GlaxoSmithKline ($GSK) says it's rolling out sales and marketing reforms around the world. Apparently, the changes come none too soon. The British drugmaker opened another bribery investigation, this time in Iraq, to check out allegations that it paid government-employed physicians to promote its products.
And Glaxo hasn't yet finished working through the scandalous Chinese bribery allegations that kicked off an industrywide corruption crackdown.
So, CEO Andrew Witty and his team sound a bit ... conflicted. On the one hand, Witty sounds the perfectly contrite corporate leader. He apologized for the marketing allegations that ended with a $3 billion Department of Justice settlements. He's promised good behavior and touted those worldwide sales reforms. But on the other, the company is digging into at least two sets of corruption accusations, and faces related repercussions at home and in the U.S. Two bribery probes in two different geographic divisions? That's a systemic problem.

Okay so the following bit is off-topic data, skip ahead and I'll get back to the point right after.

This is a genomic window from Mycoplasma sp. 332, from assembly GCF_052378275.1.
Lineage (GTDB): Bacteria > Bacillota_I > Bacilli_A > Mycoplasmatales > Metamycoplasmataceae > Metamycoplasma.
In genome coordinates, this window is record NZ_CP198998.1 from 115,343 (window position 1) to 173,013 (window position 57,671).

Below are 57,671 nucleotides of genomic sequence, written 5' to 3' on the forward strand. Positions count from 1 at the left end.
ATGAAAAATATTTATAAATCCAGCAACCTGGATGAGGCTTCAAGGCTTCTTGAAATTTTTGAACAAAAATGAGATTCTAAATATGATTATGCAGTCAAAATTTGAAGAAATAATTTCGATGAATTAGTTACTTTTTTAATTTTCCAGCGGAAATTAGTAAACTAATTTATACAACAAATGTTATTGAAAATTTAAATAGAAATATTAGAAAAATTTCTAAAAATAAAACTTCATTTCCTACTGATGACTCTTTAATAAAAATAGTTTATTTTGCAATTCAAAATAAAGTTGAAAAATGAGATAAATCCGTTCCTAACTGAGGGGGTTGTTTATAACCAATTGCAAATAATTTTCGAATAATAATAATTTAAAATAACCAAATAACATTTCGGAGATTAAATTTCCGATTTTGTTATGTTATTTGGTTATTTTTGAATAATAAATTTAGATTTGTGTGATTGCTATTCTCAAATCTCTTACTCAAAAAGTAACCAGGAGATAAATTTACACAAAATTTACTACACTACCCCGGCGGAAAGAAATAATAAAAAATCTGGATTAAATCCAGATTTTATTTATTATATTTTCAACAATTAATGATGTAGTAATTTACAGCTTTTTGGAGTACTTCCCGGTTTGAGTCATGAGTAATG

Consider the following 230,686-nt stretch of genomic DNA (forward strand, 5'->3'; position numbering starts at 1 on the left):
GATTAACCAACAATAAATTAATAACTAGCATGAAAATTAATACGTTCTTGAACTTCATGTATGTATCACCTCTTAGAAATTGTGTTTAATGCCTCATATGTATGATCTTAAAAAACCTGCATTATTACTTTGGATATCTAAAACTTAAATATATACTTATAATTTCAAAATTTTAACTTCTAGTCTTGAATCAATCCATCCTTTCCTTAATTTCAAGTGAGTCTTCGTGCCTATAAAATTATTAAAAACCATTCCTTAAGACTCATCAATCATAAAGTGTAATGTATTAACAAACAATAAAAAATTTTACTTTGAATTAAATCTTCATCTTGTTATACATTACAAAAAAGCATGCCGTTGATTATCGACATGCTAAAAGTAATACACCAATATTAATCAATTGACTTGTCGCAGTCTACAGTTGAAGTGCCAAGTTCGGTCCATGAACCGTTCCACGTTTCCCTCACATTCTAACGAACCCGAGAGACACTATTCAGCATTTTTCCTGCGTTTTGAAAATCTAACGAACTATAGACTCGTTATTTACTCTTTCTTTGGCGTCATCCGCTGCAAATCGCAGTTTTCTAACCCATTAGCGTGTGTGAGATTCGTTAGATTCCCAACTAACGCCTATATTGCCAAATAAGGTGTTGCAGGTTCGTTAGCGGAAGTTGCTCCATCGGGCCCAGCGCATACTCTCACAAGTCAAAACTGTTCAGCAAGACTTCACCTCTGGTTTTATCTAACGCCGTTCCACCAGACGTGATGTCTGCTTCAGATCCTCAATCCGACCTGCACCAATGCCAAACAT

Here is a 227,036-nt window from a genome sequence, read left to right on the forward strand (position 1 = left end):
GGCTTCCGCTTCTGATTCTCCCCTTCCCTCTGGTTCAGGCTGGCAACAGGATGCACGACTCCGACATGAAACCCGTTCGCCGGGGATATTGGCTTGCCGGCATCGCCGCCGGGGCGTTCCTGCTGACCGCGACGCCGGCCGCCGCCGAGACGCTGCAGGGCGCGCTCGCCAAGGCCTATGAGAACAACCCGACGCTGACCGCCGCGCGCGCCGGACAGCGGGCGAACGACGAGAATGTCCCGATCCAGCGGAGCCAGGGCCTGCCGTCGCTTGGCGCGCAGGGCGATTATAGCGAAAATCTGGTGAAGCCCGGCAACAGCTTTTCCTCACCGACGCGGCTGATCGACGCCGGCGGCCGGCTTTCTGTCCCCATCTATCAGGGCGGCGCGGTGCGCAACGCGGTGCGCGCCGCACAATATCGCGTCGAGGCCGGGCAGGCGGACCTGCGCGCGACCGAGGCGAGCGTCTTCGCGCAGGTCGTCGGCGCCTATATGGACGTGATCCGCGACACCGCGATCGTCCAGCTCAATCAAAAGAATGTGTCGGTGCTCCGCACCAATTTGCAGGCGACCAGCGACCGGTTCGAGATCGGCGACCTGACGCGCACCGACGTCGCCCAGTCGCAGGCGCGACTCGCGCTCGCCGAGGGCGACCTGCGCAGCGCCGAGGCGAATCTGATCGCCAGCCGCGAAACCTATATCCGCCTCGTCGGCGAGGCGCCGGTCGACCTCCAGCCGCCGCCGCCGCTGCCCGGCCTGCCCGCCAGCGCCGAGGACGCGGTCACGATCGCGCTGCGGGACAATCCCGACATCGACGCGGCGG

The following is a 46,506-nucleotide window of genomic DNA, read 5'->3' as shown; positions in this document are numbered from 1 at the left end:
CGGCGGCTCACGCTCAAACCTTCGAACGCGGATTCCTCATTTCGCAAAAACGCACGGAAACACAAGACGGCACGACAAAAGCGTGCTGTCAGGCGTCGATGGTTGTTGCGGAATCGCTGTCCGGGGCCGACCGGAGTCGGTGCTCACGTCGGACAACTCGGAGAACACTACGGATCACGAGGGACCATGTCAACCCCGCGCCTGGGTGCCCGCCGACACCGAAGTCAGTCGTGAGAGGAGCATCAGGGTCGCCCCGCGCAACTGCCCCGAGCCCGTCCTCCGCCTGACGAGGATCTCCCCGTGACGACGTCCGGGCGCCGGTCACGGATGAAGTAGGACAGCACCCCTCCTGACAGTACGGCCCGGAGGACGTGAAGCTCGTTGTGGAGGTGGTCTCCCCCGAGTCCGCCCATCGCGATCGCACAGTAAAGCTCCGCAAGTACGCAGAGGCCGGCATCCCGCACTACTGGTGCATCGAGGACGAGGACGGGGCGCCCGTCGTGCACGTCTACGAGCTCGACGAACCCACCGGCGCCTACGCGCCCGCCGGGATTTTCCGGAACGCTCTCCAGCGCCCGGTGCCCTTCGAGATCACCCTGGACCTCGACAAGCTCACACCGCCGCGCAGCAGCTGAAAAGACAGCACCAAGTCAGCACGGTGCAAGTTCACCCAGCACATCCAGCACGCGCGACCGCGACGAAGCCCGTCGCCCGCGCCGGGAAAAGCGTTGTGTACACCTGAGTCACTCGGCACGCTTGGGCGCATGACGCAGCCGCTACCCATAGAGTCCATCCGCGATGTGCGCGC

When the Chinese bribery scandal hit, Glaxo's U.K. headquarters was quick to say that head-office executives didn't know about any malfeasance in its China subsidiary. That may be so. But if HQ didn't know, that means HQ was either turning a blind eye or failing to pay enough attention. Either way, that's not a good thing for a company trying to clean up its image.
If Witty really wants to reform GSK, then he and his top managers need to move beyond plausible deniability. They can't just launch new quota-free sales-rep compensation and promise to stop paying speaking fees to doctors in the U.S. and beyond. Painful follow-through has to happen.
We need to see Glaxo execs take out their brooms, and move into global operations to sweep out misbehavior. If they don't, whistleblowers and government investigators will. And that makes all those the sales-and-marketing changes look like little more than window-dressing. -- Tracy Staton (email | Twitter)